“Wow, what make of car is that …?” Difficult to say these days. With a few exceptions. There was a time once when each make of car had its own unique look. And there were (and still are) a number of faces in the crowd that stood out from all the rest – not least because of the design and arrangement of their headlights. Our mini-series will take a subjective look at some of the most spectacular designs and some of the weirdest, some long forgotten and some that are still on the roads today. We’ll start with the DS/ID, the Déesse from Citroën. The goddess with the minor technical miracles created by designers with vision and courage.

Whatever the legends and myths surrounding the launch in 1955 of Citroen’s latest model, the thing looked and still looks like a futuristic spaceship. Apart from the many innovations (hydropneumatic suspension linked with the brakes, gears and steering) and an aerodynamic design that delivered impressive performance from relatively modest horsepower, the DS had one thing above all others that made it stand out – it had a face. The broad front end was flanked by protruding wings which in models from 1967 onwards housed huge dual headlights. A mechanical link to the steering column enabled them swivel to illuminate corners, preempting a feature that 50 years later is only just starting to gain ground. To protect the mechanism from dirt from the road and from rain the two round headlights fitted with Bilux lamps (an Osram invention by the way) were installed behind a smooth glass cover. That’s another thing that we’re seeing more and more on current vehicles.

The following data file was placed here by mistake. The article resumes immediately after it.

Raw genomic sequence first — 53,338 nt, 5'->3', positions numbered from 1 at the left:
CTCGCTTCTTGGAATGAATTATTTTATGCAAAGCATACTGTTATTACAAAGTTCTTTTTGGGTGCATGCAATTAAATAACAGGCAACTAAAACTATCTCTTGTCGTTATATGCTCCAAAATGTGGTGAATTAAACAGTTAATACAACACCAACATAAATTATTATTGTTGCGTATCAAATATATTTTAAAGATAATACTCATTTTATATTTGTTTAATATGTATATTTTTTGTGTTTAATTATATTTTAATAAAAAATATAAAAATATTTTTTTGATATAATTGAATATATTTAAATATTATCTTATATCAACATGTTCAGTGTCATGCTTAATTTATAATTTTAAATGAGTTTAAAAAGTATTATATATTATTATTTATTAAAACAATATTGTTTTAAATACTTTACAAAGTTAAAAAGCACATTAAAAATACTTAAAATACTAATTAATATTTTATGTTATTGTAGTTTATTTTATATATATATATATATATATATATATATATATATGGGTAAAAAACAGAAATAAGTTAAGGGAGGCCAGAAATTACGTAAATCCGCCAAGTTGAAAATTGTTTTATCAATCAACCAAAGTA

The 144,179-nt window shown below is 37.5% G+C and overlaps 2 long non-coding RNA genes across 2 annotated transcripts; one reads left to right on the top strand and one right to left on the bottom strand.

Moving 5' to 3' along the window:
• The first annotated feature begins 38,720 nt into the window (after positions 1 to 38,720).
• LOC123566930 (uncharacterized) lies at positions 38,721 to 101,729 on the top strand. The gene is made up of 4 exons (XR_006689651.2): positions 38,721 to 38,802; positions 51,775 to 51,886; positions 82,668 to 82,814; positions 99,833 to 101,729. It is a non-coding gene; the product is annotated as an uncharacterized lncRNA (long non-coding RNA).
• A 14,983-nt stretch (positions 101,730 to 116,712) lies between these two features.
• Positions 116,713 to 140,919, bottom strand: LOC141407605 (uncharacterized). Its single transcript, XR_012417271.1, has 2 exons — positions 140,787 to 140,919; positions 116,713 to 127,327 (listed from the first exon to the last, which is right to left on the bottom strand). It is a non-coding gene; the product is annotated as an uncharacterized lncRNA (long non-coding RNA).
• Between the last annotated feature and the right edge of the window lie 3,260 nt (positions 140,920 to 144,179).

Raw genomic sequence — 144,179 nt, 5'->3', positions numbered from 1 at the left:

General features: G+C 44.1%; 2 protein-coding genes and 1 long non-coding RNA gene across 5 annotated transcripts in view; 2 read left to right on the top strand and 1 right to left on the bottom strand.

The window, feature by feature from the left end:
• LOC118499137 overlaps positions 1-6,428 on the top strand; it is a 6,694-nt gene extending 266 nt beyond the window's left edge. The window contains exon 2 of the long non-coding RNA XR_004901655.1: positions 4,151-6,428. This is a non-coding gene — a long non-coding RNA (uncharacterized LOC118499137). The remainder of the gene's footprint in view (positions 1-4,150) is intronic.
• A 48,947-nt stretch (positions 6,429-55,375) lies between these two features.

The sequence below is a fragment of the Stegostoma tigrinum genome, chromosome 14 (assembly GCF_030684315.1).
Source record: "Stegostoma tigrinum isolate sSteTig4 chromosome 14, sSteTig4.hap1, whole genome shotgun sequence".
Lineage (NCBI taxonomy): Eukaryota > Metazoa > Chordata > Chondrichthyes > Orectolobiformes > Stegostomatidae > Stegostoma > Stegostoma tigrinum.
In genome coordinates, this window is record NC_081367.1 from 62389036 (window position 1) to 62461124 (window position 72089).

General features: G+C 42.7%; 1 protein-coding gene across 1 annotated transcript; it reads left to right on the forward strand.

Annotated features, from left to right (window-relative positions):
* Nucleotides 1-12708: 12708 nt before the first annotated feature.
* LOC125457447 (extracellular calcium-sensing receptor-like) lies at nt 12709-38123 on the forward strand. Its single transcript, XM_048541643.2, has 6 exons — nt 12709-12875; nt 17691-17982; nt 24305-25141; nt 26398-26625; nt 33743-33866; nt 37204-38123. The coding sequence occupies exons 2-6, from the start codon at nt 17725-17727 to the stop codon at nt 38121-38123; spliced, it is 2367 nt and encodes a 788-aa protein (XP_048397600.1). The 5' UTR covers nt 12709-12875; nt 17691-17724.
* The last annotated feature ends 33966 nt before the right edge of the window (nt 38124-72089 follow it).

A DS or an ID (a model of the same design but with a lower spec in terms of engine and trim) is timeless. It was never new or dated, it was just different. Provocatively different but by and large ingenious, and unless it was the “Pallas” model with all the bells and whistles it was extremely reliable and easy to repair. Its streamlined shape, its plastic roof that slanted down at the back and the four frameless doors make the car so likable and attract admiring glances wherever it is seen. And it’s instantly recognizable in the rear view mirror. Although the DS comes from a time before rapid developments in headlight technology really took off, it has character and therefore a kind of “expression”, by day and by night. It doesn’t look “angry” or a bit silly like some small cars from that era. It looks alert, vigilant, focused. The very definition of cool.

Over time its “eyes” were given a more modern look. For a long time lamp inserts with H4 bases have been available for it. Halogen lamps are still to be found in very many current vehicles, and Osram continues to work on making improvements to these lamps which have been produced in their millions since the 1970s. With Night Breaker Unlimited lamps, for example, even a classic DS can throw bright light onto the road and show not only a pretty face but also that even more than 60 years after its premiere it is still a practical everyday vehicle with bags of character. A car for everyone, but particularly for individualists.

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